Maybe not quite as much as leaping out of an airplane, but pretty close. Just listening to my friend describe it made my stomach drop. I couldn’t imagine myself ever doing such a thing.
No way, José!
I’d stick to salsa dancing, thank you very much.
But then, not long after our conversation, I was struck with a sudden and mysterious pain in the ball of my foot. In the blink of an eye, salsa dancing was out of the question.
Weeks went by, but my foot just would not get better. (In fact, it took seven years to figure out that there was a benign nerve tumor in the ball of my foot, which had to be surgically removed. But that’s another story.)
My birthday rolled around, and since I couldn’t go out salsa dancing, my salsa friends took me to see a show, Teatro Zinzanni, which combined Cirque du Soleil-style circus acts, music, and a five-course meal, served by the performers.
It was a memorable evening, to say the least, especially one of the acts, in which a woman climbed a thick rope that dangled from the ceiling, and basically did an entire dance on and with that rope.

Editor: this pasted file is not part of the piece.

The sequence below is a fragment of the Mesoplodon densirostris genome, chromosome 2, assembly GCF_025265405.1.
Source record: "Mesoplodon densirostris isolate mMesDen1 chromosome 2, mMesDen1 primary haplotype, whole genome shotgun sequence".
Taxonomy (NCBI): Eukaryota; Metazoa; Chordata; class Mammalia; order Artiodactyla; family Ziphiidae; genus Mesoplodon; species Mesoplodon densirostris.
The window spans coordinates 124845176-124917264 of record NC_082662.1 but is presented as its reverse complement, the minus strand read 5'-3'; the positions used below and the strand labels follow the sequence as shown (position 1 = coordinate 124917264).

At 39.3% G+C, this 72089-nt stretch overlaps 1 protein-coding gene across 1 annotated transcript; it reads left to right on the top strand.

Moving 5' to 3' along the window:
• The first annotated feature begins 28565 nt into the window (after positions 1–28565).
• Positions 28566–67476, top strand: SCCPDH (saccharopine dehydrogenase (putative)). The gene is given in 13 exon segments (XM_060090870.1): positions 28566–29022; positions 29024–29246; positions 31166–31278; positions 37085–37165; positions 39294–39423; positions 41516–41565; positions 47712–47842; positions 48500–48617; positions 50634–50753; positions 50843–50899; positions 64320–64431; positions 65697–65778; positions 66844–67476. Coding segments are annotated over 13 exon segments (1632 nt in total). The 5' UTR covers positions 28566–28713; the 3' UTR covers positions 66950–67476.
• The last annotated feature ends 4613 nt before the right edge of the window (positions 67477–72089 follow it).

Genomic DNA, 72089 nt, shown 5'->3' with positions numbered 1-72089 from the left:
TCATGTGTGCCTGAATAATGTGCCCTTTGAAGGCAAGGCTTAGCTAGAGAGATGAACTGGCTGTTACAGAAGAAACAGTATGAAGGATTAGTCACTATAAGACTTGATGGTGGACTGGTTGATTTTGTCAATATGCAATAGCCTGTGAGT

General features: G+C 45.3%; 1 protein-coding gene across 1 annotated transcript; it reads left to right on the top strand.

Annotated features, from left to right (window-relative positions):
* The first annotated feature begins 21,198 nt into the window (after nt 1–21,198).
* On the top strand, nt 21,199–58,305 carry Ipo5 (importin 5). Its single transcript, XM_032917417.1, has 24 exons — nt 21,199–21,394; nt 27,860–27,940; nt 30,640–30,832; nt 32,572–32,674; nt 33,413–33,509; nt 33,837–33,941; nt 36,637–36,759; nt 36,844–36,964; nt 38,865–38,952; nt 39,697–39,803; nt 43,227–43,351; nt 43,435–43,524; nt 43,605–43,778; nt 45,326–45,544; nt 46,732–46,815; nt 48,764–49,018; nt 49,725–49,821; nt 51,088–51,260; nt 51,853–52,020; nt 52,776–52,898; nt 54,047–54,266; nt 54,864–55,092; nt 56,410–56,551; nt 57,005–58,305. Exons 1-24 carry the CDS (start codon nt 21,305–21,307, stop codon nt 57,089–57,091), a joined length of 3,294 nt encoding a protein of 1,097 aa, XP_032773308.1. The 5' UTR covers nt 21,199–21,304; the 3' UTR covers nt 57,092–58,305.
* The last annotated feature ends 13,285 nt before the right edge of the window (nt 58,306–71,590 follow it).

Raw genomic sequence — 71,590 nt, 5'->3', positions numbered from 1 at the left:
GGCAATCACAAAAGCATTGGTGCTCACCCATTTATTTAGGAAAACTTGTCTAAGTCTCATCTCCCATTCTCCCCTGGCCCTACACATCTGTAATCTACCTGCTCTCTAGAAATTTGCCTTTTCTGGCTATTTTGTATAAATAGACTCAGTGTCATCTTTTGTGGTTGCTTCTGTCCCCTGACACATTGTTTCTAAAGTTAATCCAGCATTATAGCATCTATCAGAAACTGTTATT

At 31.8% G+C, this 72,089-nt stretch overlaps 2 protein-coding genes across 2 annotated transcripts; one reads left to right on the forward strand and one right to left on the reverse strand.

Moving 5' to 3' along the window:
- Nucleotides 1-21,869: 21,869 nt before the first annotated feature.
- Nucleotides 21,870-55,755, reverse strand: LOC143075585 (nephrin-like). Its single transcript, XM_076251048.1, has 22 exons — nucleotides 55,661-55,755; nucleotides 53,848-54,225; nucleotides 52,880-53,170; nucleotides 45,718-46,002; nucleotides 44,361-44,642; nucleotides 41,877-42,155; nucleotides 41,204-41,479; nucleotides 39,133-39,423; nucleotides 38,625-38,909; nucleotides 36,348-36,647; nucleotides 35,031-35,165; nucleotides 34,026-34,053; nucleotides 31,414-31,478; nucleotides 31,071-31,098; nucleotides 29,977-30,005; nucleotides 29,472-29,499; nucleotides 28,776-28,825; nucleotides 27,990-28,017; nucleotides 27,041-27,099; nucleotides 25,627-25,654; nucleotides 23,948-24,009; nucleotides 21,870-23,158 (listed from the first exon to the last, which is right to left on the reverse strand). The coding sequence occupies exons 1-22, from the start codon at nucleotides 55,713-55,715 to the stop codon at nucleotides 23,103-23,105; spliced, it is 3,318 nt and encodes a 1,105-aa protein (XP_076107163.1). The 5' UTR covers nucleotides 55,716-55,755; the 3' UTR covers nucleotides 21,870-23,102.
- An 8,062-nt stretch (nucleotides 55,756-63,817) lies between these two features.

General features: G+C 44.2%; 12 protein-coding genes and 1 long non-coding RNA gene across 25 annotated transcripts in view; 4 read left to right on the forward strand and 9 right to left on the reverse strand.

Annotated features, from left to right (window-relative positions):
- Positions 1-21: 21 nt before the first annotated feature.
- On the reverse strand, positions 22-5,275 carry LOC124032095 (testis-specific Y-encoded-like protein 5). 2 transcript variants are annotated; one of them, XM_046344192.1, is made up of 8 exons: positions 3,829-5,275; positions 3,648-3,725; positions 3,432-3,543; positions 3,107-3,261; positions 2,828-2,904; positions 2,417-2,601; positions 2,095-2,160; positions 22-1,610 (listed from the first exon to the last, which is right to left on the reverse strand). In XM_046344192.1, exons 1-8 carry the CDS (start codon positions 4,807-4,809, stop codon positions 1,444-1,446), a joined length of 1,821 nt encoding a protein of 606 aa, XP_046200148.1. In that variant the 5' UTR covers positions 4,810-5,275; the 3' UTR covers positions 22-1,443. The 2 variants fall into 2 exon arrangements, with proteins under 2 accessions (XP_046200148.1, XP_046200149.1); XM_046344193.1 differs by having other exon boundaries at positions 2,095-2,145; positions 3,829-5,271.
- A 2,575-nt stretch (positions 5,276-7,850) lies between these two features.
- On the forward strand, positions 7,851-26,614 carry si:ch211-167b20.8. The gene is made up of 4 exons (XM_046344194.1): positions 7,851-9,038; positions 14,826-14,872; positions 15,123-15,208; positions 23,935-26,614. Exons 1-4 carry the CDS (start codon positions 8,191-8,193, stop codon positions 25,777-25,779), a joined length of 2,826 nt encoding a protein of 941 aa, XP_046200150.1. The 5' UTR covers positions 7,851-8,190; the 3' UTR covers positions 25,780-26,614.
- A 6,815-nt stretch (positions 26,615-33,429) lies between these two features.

I was transfixed. I wanted to do that!
Now, I confess I think “I want to do that” about a lot of things, but I rarely actually go out and do them. In this case, though, because of my foot, I decided to do it.
“If I can’t dance on the ground,” I figured, “why not try dancing in the air?”
So I found a circus school about 45 minutes away, Trapeze Arts, signed up for a beginning aerial arts class, and began to learn the basics of maneuvering on a static trapeze (hanging maybe seven feet off the ground) and climbing a thick rope. And because the aerial arts classes took place in the same enormous warehouse as the flying trapeze — in fact, right next to the flying trapeze! — I got to witness a lot of flying trapeze classes.
Groups would file in for a three-hour corporate bonding experience, or a birthday party, and my stomach would drop each time a newbie climbed the ladder and stepped off the tiny ledge into the void.
No way would I ever do that!